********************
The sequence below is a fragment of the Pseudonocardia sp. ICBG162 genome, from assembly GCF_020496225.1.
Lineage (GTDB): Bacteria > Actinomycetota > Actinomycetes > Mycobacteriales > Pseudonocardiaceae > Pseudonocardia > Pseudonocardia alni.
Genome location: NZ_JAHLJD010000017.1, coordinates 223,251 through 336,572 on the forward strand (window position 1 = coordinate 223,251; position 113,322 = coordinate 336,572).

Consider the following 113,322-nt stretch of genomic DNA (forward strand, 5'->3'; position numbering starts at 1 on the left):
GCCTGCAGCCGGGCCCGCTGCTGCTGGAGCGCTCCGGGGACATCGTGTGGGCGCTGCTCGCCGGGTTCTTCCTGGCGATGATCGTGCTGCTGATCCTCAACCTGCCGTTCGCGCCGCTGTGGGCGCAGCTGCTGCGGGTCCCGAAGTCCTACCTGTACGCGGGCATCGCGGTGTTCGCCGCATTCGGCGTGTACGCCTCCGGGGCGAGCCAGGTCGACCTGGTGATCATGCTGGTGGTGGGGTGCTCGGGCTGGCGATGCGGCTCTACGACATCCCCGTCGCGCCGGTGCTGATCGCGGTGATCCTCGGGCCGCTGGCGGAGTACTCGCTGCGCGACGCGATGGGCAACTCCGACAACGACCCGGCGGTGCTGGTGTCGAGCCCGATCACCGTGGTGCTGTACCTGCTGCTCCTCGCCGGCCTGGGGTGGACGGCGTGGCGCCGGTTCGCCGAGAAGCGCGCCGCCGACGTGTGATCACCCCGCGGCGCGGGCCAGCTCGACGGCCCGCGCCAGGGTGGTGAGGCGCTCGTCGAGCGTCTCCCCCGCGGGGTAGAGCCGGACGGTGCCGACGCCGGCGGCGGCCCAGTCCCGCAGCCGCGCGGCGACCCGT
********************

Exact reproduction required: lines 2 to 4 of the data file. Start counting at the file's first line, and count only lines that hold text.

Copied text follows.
Lineage (GTDB): Bacteria > Actinomycetota > Actinomycetes > Mycobacteriales > Pseudonocardiaceae > Pseudonocardia > Pseudonocardia alni.
Genome location: NZ_JAHLJD010000017.1, coordinates 223,251 through 336,572 on the forward strand (window position 1 = coordinate 223,251; position 113,322 = coordinate 336,572).

Consider the following 113,322-nt stretch of genomic DNA (forward strand, 5'->3'; position numbering starts at 1 on the left):